Fannie Mae and Freddie Mac are government-sponsored enterprises (GSEs) that make financing home purchases more accessible to consumers. They also provide liquidity, affordability, and stability throughout the mortgage market.

Although Fannie Mae and Freddie Mac are separate entities, together they provide similar and complementary services. The Federal Housing Finance Agency (FHFA), an independent regulatory agency, provides oversight for both programs.

What is Fannie Mae?

Fannie Mae is short for the Federal National Mortgage Association (FNMA). It was established by Congress in 1938 and made possible by the Federal Home Loan Bank Act of 1932, which also created the Federal Home Loan Banks, 11 national banks which lend to other institutions that help homeowners finance their homes. These institutions include credit unions, insurance companies, loan associations, building associations, and other insured depository institutions.

Fannie Mae became a shareholder-owned company in 1968. It wasn’t until the housing crisis in 2008 that the FHFA intervened to bail out Fannie Mae (and Freddie Mac), which had both been on the verge of collapse. Fannie Mae remained listed on the New York Stock Exchange (NYSE) until 2010, but now trades through broker-dealer networks, or what is more commonly referred to as over-the-counter trading.

Fannie Mae primarily buys mortgages from the Federal Housing Administration and banks. With this extra revenue from these sales, banks have more funds at their disposal to lend to additional home loan applicants.

What is Freddie Mac?

Freddie Mac is short for the Federal Home Loan Mortgage Corporation (FHLMC). It was established in 1970, two years after Fannie Mae transitioned from a government agency to a company. It was created in order to foster competition between Fannie Mae on the secondary market and now operates much in the same way, by purchasing mortgages from small banks and then pooling them together for resale.

Fannie Mae and Freddie Mac both act as middlemen between mortgage lenders and investors. To put it in more familiar terms, mortgage lenders are to the secondary market as retail stores are to suppliers. Thus, Freddie Mac products like Home Possible are available directly to banks, not consumers. Banks subsequently facilitate these programs by issuing loans that conform to FNHA guidelines and limits.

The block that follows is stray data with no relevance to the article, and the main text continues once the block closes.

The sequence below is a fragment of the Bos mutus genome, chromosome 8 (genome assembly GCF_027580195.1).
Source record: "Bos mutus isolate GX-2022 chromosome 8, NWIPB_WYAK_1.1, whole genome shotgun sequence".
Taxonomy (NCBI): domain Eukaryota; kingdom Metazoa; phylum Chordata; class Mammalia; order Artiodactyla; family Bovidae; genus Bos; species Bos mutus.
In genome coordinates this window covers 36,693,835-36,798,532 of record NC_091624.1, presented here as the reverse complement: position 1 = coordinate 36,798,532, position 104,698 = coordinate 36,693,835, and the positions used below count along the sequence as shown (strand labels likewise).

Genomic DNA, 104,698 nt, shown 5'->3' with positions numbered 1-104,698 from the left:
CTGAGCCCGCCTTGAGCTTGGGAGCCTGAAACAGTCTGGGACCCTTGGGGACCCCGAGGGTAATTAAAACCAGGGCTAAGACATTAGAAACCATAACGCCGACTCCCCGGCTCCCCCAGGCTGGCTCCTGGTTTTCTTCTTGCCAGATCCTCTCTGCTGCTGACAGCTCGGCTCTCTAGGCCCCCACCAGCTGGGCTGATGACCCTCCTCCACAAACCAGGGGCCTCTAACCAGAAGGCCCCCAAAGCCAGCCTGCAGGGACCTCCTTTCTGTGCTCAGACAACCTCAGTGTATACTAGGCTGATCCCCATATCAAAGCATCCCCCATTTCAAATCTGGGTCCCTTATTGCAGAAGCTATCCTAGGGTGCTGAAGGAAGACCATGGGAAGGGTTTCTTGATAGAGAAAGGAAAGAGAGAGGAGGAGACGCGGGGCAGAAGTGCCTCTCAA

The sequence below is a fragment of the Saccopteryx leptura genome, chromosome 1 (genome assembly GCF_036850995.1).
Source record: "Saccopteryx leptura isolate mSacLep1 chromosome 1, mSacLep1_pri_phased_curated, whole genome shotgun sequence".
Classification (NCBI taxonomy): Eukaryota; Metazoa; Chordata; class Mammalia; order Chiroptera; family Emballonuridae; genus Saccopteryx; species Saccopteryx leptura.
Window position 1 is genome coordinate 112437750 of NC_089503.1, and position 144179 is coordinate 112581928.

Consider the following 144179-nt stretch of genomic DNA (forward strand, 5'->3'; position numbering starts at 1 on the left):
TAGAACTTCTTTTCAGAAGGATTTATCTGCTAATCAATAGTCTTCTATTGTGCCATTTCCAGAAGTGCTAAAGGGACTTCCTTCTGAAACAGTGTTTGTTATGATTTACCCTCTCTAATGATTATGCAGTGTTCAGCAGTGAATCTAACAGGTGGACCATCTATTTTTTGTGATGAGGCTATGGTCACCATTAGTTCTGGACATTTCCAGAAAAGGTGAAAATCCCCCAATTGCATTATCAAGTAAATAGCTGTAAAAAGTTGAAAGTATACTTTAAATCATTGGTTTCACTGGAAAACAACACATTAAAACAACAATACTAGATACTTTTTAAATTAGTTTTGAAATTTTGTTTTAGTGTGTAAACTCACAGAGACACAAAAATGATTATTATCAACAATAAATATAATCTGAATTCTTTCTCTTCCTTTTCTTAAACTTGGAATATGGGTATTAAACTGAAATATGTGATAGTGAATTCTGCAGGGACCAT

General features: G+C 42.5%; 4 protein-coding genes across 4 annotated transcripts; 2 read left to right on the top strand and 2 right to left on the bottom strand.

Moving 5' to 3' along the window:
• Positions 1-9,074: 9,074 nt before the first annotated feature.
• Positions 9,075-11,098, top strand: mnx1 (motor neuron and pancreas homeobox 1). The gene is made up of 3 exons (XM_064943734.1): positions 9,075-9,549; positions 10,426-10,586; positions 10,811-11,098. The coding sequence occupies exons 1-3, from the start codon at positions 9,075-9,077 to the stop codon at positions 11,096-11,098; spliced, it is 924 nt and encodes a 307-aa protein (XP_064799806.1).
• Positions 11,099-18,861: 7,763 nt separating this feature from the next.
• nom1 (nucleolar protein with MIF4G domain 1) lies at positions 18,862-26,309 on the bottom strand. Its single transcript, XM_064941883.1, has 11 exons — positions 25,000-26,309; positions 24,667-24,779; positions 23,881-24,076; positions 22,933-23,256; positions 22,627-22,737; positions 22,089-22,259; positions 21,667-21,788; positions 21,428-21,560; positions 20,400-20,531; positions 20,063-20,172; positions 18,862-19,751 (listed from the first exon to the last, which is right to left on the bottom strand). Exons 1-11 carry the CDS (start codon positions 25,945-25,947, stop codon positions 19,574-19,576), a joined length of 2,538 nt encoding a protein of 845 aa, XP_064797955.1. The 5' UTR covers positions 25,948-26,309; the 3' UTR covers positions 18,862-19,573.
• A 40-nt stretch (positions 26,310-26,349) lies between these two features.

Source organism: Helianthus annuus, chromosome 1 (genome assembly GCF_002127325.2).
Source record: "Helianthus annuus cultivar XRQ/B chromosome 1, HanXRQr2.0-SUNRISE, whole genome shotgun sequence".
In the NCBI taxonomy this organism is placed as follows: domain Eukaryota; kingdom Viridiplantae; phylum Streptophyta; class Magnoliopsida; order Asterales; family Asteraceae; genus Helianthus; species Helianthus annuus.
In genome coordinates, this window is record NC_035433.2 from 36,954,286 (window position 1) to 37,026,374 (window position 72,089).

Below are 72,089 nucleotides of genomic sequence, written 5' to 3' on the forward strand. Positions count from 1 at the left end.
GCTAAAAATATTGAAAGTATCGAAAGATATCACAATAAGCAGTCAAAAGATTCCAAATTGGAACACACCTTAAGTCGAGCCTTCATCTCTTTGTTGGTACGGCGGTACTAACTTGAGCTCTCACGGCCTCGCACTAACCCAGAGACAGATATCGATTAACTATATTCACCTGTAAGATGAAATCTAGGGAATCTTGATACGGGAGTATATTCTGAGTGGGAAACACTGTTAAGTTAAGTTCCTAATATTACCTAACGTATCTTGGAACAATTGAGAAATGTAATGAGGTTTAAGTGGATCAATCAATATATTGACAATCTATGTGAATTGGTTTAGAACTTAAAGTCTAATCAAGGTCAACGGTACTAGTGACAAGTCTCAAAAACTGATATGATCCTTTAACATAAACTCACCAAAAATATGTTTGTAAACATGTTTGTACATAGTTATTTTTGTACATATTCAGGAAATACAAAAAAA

What Do Fannie Mae & Freddie Mac Do With The Mortgages They Buy?

Fannie Mae and Freddie Mac repackage the mortgage loans they buy. Subsequently, they are able to guarantee those mortgages through the secondary market, in which investors trade stocks with each other. These are commonly referred to as mortgage-backed securities (MBS). Fannie Mae has become the largest purchaser (along with Freddie Mac) and guarantor of mortgages on the secondary market.

The repackaged mortgage-backed securities are purchased by institutions like investment banks, pension funds, and insurance companies. These institutions prefer purchasing mortgage-backed securities because of the guarantee of principal payments plus interest.

How Are Fannie Mae & Freddie Mac Funded?

Fannie Mae and Freddie Mac fund their investments using corporate debt securities. Also known as a corporate bond, corporate debt securities are sold to investors and rely on future profitability of a corporation.

And when it comes to profits, both Fannie Mae and Freddie Mac have seen significant yields since coming under the conservatorship of the FHFA. $120 billion was disbursed to Fannie Mae in 2008. Since then, it has paid back $185 billion. An additional $71.6 billion was allocated to bail out Freddie Mac, which has since generated $122 billion.

What is the Difference Between Fannie Mae and Freddie Mac?

An important difference to note between these two GSEs is where they buy mortgages from. Fannie Mae primarily purchases mortgages from business or commercial banks. Commercial banks service both retail and corporate customers, from individuals looking to open a savings account or apply for a loan to businesses who need corporate financing and asset management. These include major banks like Wells Fargo, Chase, and Bank of America.